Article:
Table of Contents
Epidemiology of Coccidiomycosis
Coccidiomycosis is endemic in areas where the hot summer or mild winter prevails with an annual rainfall of 10 – 50 cm. The causative organism is found in alkaline soil, about 10 – 30cm below the surface. It remains dormant during dry spells and develops into a mold with long filaments during the rainy season.
These filaments break off into tiny pieces leading to spore formation. The spores are swept away during construction, farming and natural disasters, such as earthquakes and windstorms.
Coccidiomycosis is endemic in the Southwestern United States, northern Mexico, parts of Central and South America.
The population working in an agriculture setup or at construction sites is at higher risk of developing the disease. Pregnant females, especially those in their last trimester, are more prone to get the disseminated infection. Similarly, tourists traveling to the endemic areas may also contract the disease.
Immunocompromised patients, such as those on immunosuppressants, steroids or have HIV, are always at risk of getting the infection. Diabetics and individuals who underwent thymectomy are also included in the high-risk group.
Life Cycle of Coccidioides
The life cycle of the Coccidioides begins with dormant barrel-shaped cells known as arthroconidia measuring 8 – 30μm. These are the degenerative form of hyphae during prolonged dry spells. These arthroconidia form spores which are lightweight structures, swept away during farming, construction or during natural calamities.
These spores are inhaled, thus land in the alveoli. Inside the alveoli, they develop into spherules, which are doubled walled structures measuring 20 – 200μm. Within the next 48 – 72 hours, these spherules result in the formation of septa and endospores.
When these spherules rupture, the endospores are released, which infect other body tissues causing dissemination of the disease. The endospores again mature into spherules and the parasitic life cycle is completed.
In certain cases, nodules are formed around the spherules which, when burst into alveoli, cause characteristic chest pain, cough, and hemoptysis. Immuno-compromised people are more prone to get blood spread infection.
Pathogenesis of Coccidiomycosis
The innate immune cells are particularly involved in the defense against the organism. This activates the T lymphocytes. The inflammatory cytokines, specifically the gamma interferon, are released causing the destruction of the organism.
Any impairment in the cell-mediated immunity results in incomplete evacuation of the organism from the body. The phagocytized arthroconidia, if drained into lymph vessels, may cause lymphangitis.
In addition to the activation of cell-mediated immunity, these organisms also activate the complement pathway, which promotes the chemotaxis of the eosinophils and the neutrophils. The pathogenicity of the organism is particularly related to its ability to bypass phagocytosis.
The non-respiratory transmission involves direct invasion into the skin causing local lymph nodes infection. This is, however, a self-limiting condition, which resolves spontaneously.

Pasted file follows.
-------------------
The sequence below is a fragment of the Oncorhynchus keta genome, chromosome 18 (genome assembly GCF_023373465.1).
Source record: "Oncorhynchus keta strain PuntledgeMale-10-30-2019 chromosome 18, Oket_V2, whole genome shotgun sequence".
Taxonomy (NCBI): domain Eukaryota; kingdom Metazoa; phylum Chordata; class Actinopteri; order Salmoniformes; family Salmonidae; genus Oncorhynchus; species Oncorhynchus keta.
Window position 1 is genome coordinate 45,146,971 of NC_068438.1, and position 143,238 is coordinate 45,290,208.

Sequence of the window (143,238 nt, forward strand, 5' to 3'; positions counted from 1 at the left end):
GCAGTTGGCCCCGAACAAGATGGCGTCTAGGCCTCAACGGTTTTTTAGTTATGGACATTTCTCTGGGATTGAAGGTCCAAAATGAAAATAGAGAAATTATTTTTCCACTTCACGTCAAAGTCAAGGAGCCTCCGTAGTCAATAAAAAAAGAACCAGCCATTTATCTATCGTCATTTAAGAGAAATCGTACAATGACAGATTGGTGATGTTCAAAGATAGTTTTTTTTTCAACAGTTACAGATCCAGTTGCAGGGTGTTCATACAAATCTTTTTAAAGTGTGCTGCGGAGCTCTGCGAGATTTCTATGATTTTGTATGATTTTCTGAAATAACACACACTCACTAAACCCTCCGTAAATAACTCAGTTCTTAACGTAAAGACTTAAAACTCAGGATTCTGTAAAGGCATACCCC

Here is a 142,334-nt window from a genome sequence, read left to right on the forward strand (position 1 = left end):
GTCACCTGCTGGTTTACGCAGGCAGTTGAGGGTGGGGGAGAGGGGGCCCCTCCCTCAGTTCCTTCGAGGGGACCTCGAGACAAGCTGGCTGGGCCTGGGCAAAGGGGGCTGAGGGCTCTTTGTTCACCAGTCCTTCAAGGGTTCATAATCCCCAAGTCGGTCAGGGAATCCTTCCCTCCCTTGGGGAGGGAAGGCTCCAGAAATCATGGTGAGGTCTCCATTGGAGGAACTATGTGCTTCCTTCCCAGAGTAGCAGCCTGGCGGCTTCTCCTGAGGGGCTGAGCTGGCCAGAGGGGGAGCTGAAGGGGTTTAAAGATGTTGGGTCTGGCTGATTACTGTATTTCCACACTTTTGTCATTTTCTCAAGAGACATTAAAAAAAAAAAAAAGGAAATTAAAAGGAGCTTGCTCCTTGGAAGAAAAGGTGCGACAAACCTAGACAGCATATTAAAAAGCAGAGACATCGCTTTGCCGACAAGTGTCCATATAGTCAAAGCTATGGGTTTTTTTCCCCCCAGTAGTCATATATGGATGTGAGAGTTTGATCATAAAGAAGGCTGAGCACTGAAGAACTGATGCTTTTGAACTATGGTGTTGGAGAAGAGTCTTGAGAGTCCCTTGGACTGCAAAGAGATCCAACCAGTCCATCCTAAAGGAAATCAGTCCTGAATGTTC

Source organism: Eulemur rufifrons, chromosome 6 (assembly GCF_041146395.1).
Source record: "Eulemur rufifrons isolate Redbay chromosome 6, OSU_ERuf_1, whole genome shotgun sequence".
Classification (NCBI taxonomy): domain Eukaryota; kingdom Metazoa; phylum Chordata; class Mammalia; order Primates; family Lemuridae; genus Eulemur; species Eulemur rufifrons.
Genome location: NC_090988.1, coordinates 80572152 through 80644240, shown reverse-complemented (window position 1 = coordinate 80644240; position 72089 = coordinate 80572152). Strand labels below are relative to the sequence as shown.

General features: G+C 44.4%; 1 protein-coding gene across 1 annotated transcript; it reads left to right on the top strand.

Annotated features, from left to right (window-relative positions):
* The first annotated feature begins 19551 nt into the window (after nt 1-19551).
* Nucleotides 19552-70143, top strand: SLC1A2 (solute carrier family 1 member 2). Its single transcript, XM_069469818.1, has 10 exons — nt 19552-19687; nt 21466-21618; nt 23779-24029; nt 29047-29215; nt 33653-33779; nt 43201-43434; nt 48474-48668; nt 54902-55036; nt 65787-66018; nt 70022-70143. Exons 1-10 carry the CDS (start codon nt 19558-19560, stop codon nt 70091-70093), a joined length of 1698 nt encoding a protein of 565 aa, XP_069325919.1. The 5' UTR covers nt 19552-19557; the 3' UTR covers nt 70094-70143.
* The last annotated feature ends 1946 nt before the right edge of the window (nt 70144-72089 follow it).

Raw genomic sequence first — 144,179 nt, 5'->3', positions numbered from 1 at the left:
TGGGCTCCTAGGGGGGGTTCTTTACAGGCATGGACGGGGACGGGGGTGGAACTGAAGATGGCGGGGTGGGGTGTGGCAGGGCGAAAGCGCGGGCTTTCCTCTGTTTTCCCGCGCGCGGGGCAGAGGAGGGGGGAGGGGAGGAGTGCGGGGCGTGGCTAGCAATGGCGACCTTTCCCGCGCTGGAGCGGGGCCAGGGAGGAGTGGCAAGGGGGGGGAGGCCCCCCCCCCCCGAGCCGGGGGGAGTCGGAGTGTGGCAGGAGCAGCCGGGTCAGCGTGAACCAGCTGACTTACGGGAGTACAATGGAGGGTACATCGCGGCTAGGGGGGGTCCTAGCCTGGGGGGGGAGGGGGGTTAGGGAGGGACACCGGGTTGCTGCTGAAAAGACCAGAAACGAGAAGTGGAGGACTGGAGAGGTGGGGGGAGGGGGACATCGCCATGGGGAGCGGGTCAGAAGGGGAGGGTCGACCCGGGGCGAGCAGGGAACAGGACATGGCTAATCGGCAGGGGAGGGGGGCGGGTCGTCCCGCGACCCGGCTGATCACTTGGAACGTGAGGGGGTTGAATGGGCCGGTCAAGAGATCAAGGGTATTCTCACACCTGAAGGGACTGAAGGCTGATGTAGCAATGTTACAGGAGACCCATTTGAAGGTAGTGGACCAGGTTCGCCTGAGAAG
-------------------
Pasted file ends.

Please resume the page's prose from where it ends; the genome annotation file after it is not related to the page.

Signs and Symptoms of Coccidiomycosis
The incubation period of Coccidioides is 10 – 16 days. While more than half of the infected people remain asymptomatic, others develop signs and symptoms. The primary infection most of the time starts with respiratory symptoms of a cough and breathlessness. The organism causes bronchitis and pneumonia which resolves in a few weeks.
In endemic areas, however, Coccidioides result in community-acquired pneumonia in 20% of the individuals. Other notable symptoms include lethargy muscle and joint ache, fever, rash, and headaches. The classic triad of the disease comprise of fever, erythema nodosum and joint pain also termed as ‘desert rheumatism’.
The acute infection is also known as Valley fever. Around 5% of the infected individuals do not recover from the acute infection and go into a chronic state. The morbidity and mortality rate increases in the chronic state.
Typical features of chronic disease include a cough, fever, night sweats, weight loss, osteomyelitis, and meningitis. The disseminated form of the disease is more severe resulting in multiple skin lesions, inflammation of the vital organs, leading to death. The figure shows the skin lesion in disseminated infection.
Management of Coccidiomycosis
Coccidiomycosis is diagnosed with the help of clinical history and investigations. It is important to differentiate coccidiomycosis from bacterial infections such as bacterial pneumonia or bacterial meningitis.
The initial investigations which can be performed include culture and staining of body fluids and exudates with Papanicolaou or Grocott’s methenamine silver stains which demonstrate the presence of spherules.
Tube precipitin (TP) assay, complement fixation assays and enzyme-linked immunosorbent assay (ELISA) are also used. TP assay is very specific for coccidiomycosis, while ELISA is more sensitive and is therefore used as a screening tool.
CSF findings help in the diagnosis of meningitis. Similarly, a chest x-ray may point towards the underlying lung disease. The gold standard is DNA detection of coccidioides through polymerase chain reaction (PCR).
The treatment plan of coccidiomycosis involves azoles as the first line of therapy. However, due to its teratogenicity, it is not recommended in pregnancy or to lactating females. Amphotericin B is reserved for severe worsening cases which involve the vital organs.
Follow-up visits on a regular basis are required. These are to monitor the adverse effects of antifungal treatment and the response to therapy after every 1 – 3 months, to be continued for a period of 1 – 2 years, or until the resolution of the disease.